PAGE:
VentureBeat regularly hears from enterprise software cybersecurity CEOs who prefer to remain anonymous about how deepfakes have evolved from easily identified fakes to recent videos that look legitimate. Voice and video DeepFax appears to be a favorite attack strategy of industry executives, aiming to defraud their companies of millions of dollars. Adding to the threat is how aggressively nation-states and large-scale cybercrime organizations are doubling down on developing, recruiting and expanding their expertise with generative adversarial network (GAN) technologies. Among the thousands of CEO deepfake attempts this year alone, one that targeted the CEO of the world's largest advertising firm shows just how sophisticated attackers are becoming.

In a recent tech news briefing with the Wall Street Journal, CrowdStrike CEO George Kurtz explained how advances in AI are helping cybersecurity practitioners defend systems while also commenting that attackers How are you using it? Kurtz spoke with WSJ reporter Dustin Wolz about AI, the 2024 U.S. election, and the threats posed by China and Russia.

“Deepfake technology today is great. I think that's one of the areas that you really worry about. I mean, in 2016, we used to track it, and you'd see people actually Just chat with bots, and this was in 2016, and they're having a verbal discussion or they're promoting their cause, and they're having an interactive conversation, and it seems like there's no one behind this thing either. “So I think it's very easy for people to get wrapped up in this reality, or there's a narrative that we want to leave behind, but a lot of that can be driven and driven by other nation states,” Kurtz said. said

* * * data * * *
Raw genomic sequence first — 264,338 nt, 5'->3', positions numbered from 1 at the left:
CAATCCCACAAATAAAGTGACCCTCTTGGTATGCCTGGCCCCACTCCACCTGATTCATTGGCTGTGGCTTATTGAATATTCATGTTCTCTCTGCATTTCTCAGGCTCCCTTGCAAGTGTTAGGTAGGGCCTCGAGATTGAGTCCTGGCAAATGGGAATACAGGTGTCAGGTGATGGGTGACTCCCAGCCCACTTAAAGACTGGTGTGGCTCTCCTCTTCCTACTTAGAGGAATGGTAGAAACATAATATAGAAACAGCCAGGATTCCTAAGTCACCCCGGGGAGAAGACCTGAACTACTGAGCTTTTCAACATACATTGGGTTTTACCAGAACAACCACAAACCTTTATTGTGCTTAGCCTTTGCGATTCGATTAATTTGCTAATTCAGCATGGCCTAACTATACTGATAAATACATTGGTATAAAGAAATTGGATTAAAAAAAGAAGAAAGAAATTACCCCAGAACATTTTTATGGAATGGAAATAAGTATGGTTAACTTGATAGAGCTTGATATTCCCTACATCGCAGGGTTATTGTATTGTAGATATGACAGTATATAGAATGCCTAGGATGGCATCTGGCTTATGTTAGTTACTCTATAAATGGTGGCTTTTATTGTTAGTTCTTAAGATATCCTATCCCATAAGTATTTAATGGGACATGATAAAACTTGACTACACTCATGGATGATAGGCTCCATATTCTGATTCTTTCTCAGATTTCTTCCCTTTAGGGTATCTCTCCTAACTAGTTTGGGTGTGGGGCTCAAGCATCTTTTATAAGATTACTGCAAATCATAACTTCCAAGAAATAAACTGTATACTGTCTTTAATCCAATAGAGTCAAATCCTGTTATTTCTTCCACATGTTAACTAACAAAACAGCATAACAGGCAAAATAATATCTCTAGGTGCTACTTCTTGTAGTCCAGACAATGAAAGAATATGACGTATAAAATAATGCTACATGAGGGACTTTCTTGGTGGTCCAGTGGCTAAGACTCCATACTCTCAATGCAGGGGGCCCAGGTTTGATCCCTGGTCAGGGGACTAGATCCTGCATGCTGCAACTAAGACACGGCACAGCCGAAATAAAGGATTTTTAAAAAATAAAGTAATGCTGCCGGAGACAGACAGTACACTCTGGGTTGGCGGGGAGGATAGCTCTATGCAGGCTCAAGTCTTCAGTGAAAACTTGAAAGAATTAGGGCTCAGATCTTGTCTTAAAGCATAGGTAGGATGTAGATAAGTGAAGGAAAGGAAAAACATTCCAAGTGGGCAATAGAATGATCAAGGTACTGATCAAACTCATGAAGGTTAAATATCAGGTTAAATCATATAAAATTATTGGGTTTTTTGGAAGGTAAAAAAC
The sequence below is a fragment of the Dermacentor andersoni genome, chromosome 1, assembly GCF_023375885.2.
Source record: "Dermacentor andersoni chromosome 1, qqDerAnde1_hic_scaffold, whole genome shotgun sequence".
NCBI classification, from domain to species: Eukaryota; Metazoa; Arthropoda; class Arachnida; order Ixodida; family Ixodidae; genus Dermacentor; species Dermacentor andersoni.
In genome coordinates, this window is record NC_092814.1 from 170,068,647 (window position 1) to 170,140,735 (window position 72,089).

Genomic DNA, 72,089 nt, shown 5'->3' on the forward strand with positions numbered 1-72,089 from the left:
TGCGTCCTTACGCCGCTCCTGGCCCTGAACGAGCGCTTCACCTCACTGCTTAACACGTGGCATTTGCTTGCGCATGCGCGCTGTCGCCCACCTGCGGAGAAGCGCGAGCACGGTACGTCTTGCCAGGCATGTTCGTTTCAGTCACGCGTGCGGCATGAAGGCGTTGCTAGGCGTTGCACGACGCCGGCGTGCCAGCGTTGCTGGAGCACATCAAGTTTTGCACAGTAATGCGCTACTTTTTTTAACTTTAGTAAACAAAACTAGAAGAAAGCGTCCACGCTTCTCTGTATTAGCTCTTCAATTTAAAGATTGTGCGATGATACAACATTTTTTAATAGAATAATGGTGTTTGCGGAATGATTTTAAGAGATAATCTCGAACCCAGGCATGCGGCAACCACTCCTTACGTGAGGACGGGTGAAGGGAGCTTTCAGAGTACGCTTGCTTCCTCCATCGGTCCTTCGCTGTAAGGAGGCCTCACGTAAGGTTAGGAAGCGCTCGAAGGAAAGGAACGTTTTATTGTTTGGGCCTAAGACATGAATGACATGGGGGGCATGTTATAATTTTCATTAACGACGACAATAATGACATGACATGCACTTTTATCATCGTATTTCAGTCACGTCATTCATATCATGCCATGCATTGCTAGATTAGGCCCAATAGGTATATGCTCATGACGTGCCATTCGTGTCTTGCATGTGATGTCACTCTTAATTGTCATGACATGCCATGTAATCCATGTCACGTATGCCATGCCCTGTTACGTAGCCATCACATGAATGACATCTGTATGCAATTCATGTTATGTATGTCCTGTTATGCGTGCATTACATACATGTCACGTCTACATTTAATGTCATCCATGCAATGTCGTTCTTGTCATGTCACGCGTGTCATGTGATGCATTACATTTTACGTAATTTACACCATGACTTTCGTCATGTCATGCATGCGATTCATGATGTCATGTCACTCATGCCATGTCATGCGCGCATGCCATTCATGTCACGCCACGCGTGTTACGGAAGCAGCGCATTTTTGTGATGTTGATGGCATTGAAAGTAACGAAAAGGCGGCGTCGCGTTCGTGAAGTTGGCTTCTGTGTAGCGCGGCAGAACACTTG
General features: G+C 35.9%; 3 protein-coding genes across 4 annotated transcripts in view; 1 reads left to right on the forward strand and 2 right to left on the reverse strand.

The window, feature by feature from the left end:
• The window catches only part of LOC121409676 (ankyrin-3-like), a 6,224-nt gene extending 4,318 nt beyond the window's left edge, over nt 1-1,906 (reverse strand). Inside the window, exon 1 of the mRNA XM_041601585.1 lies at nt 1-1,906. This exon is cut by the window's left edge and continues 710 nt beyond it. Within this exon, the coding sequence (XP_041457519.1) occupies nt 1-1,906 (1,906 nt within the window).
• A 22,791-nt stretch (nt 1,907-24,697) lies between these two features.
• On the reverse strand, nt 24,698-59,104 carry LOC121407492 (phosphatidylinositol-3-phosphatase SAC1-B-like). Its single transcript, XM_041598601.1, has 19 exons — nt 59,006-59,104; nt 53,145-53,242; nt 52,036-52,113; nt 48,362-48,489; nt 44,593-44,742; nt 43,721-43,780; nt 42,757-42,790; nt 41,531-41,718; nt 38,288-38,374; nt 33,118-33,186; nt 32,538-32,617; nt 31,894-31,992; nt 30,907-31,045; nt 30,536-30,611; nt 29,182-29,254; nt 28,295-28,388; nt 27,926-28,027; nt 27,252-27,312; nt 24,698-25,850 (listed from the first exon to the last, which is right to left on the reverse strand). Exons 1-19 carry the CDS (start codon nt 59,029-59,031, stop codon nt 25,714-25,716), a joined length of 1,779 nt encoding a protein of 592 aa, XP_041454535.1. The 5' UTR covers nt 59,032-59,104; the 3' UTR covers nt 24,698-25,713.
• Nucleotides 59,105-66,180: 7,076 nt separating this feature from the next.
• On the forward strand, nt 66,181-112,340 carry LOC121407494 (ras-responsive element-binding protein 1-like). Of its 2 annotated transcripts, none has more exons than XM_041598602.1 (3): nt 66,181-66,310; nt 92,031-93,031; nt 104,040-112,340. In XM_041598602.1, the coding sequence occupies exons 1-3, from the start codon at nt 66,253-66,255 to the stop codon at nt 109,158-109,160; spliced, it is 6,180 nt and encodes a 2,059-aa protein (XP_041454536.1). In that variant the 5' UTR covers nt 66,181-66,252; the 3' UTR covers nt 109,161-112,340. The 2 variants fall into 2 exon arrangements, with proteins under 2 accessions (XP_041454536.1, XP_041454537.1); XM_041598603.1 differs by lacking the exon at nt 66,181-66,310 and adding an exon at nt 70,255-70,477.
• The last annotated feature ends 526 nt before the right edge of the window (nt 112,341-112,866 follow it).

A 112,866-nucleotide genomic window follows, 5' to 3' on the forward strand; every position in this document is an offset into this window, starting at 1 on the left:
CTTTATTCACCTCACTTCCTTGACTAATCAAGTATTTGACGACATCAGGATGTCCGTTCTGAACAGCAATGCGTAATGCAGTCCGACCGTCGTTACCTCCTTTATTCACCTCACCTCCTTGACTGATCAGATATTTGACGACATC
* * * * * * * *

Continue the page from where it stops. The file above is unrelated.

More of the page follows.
CrowdStrike's intelligence team has spent a lot of time understanding the nuances of what makes a persuasive deep fake and where technology is going to achieve maximum impact on viewers.

Kurtz continued, “And what we've seen in the past, we've spent a lot of time researching this with our CrowdStrike intelligence team, is it's a little bit like a pebble in a pond. Like you're a subject. Take or you'll hear a topic, anything related to the geopolitical environment, and a pebble is dropped in the pond, and then all these ripples come out and that's the amplification.”

CrowdStrike is known for its deep expertise in AI and Machine Learning (ML) and its unique single-agent model, which has proven effective in driving its platform strategy. With such deep expertise at the company, it's understandable how its teams would experiment with deep forgery technologies.

“And if now, in 2024, with the ability to deepfake, and some of our inside guys make some ridiculous cheating videos of me and just show me how terrible it is, you don't could tell I wasn't in the video. So I think that's one of the areas I'm really concerned about,” Kurtz said. “There's always a concern about infrastructure and things like that. In those areas, a lot of it is still paper voting and stuff like that. Some of it isn't, but you guys have to do that. How to misrepresent what a nation-state wants them to do, that's the area I'm really concerned about.

Businesses need to rise to the challenge.

Enterprises are running the risk of losing the AI ​​war if they don't keep pace with attackers weaponizing fast AI for deep spoofing attacks and all other forms of adversarial AI. Deepfakes have become so common that the Department of Homeland Security has released a guide, The Growing Threats of Deepfake Identification.